Keepin' It Weird in The ATX
  • dmchicagodmchicago Posts: 2,530
    SonVolt said:
    I have a few of his cookbooks. I like looking at the beautiful photos more than I actually like cooking from them, as they tend to fall on the overly fussy side. For example, in his Ad Hoc recipe for Chicken Pot Pie he asks the reader to simmer pearled onions, carrots and celery in not 1 but 3 different pots. I'm like, Tom... let's have a talk, it's all going into the same sloppy pie, who cares if the carrots are a little bit softer than the onions. 
    My wife has made that TK pot pie many times. She started following the separate pots theorem. By the 3 rd or 4 th time she does them all together. I can’t tell the difference. 

    She affectionately calls him The Pr!ck.  
    Philly - Kansas City - Houston - Cincinnati - Dallas - Houston - Memphis - Austin - Chicago - Austin

    Large BGE.

    "I'm a complete moron when it comes to Egg/Dome assembly!"
    Dennis - Austin,TX
  • bicktravbicktrav Posts: 626
    bicktrav said:
    I'm going through the first Thomas Keller Masterclass right now (vegetables, eggs, and pasta). It's pretty fantastic--definitely worth the price of admission. Has anyone else taken it?
    I did all the culinary masterclasses over the last 2 years. TK is pretty dry but I got through all of his. Can’t say the same for Gordon. Just got tired of soooo much Gordon. I didn’t finish Massimo either. Just too goofy for me. 
    What was your favorite class? This is my second of the culinary classes (first was Franklin's).
    Southern California
  • bicktrav said:
    bicktrav said:
    I'm going through the first Thomas Keller Masterclass right now (vegetables, eggs, and pasta). It's pretty fantastic--definitely worth the price of admission. Has anyone else taken it?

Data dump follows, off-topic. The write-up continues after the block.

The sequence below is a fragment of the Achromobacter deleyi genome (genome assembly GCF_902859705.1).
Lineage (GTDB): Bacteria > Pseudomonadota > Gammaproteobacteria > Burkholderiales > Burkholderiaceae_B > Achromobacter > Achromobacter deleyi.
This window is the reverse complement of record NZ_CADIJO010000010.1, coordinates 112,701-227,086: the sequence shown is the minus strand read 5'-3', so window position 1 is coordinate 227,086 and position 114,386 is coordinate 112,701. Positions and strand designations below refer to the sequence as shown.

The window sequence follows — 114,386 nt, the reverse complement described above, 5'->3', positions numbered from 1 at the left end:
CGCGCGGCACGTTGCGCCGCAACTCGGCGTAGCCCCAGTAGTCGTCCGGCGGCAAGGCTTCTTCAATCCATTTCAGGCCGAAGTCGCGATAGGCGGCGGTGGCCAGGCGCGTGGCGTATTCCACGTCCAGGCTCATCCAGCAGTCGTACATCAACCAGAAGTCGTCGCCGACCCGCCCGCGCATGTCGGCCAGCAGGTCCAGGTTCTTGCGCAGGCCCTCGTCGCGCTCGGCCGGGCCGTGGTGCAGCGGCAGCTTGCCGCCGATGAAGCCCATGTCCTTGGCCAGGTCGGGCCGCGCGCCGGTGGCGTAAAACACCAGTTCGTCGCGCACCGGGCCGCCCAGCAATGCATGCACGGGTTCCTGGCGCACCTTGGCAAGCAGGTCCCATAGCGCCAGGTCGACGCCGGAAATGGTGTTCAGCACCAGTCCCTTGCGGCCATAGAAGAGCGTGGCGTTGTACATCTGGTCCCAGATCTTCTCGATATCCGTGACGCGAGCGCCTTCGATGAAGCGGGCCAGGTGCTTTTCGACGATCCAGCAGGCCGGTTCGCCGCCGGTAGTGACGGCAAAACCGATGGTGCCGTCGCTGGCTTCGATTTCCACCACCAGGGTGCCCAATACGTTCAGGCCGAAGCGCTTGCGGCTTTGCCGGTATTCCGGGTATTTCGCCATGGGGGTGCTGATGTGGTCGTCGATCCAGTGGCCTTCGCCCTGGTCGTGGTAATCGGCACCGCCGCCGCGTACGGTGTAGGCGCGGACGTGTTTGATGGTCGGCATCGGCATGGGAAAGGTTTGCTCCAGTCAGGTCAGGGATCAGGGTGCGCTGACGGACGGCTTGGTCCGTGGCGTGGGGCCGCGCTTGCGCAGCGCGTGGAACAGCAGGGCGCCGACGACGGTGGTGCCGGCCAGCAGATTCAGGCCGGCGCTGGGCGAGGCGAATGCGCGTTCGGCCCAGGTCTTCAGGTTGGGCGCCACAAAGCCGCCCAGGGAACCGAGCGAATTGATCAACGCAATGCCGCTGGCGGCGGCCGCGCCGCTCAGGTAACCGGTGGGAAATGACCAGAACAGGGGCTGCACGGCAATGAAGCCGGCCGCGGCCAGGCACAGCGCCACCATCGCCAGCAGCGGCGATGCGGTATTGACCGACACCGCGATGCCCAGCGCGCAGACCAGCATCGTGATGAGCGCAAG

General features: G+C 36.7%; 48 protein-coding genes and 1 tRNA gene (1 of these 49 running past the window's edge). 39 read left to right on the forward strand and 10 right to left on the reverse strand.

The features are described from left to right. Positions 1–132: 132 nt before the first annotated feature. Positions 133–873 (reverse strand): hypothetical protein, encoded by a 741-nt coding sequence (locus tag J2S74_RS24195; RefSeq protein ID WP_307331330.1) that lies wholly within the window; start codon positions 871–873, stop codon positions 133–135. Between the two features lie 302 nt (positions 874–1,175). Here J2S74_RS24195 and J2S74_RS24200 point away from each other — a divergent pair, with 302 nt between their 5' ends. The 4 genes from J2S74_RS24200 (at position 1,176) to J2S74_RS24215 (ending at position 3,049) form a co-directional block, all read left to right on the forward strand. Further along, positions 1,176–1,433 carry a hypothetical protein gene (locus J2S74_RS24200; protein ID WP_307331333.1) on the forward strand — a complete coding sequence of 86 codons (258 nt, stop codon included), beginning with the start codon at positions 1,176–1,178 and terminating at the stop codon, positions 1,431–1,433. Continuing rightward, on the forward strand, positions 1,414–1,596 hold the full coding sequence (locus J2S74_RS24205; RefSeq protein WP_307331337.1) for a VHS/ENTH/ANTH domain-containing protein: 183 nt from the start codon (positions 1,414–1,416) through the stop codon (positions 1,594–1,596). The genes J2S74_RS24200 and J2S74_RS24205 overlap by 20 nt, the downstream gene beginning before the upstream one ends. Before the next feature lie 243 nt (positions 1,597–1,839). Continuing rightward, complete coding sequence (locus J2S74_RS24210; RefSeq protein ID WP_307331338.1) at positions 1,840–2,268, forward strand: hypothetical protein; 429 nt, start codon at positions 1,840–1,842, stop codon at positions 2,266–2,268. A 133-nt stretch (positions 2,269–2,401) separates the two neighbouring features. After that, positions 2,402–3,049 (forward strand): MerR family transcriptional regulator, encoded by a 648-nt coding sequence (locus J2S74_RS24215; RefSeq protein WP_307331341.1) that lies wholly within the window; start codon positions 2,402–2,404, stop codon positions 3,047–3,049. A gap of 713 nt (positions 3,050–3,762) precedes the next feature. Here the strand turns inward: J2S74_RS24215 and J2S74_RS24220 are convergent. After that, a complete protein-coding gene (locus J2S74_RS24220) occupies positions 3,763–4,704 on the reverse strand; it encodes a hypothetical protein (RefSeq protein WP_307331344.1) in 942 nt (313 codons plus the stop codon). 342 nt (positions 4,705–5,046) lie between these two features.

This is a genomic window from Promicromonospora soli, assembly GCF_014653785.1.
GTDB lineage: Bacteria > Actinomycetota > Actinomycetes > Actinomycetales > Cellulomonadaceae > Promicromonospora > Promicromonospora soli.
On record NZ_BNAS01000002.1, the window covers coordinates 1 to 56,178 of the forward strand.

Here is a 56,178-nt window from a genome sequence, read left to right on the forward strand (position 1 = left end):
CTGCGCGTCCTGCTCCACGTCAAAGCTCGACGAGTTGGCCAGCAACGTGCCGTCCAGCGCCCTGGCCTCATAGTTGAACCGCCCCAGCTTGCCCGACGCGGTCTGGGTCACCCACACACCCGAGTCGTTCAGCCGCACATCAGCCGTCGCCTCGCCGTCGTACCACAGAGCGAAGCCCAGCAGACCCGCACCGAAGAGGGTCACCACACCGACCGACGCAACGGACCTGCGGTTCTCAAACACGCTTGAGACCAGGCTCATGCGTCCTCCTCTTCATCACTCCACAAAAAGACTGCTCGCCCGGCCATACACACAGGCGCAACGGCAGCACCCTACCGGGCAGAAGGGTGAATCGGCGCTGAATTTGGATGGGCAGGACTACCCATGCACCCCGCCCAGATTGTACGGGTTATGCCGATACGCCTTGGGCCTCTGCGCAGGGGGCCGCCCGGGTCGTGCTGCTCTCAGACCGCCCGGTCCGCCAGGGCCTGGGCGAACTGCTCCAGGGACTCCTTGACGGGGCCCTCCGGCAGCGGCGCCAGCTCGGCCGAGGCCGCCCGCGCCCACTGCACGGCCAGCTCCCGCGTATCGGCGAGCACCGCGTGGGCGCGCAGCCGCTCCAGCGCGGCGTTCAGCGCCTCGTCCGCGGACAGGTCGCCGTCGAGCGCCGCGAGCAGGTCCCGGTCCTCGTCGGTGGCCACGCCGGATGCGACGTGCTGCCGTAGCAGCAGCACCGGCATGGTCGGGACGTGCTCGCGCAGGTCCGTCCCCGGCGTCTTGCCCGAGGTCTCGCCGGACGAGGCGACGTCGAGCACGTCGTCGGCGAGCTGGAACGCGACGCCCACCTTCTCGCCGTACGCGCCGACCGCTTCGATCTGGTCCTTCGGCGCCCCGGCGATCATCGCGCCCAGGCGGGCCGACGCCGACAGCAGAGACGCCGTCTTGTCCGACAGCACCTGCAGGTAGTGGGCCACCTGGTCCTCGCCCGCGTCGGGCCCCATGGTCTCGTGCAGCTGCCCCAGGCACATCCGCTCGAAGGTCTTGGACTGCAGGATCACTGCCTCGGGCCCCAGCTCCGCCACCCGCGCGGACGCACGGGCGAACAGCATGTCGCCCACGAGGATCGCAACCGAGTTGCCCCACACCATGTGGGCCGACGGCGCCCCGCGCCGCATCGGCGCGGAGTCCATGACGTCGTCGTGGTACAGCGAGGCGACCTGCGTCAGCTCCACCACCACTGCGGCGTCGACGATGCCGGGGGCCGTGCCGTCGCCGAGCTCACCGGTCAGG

I did all the culinary masterclasses over the last 2 years. TK is pretty dry but I got through all of his. Can’t say the same for Gordon. Just got tired of soooo much Gordon. I didn’t finish Massimo either. Just too goofy for me. 
    What was your favorite class? This is my second of the culinary classes (first was Franklin's).
    I probably got a little something from each but  can’t say I loved any of them. I guess I enjoyed Franklin’s but there wasn’t anything that he hadn't shared for free on YouTube. Nice to have it all in one place though so it was cool. 

    TK is good for technical stuff but he’s so dry I could only watch one or two lessons at a time without falling asleep. Also, I’m not making veal stock every week so other than how to peel a tomato (which I have never done in my life) most of the recipes are unrealistic to do with any regularity at home. 

    Gordon...well let’s just say it’s a lot of Gordon. I swear if I hear him say “beautiful” one more time I’m going to puke. It’s like a nervous tick of his. He really said “take your beautiful spatula and your beautiful, beautiful non stick pan and stir” at one point (not kidding). Have no idea why they didn’t edit that out but there were dozens more like it. I guess they would have had to reshoot the whole deal lol.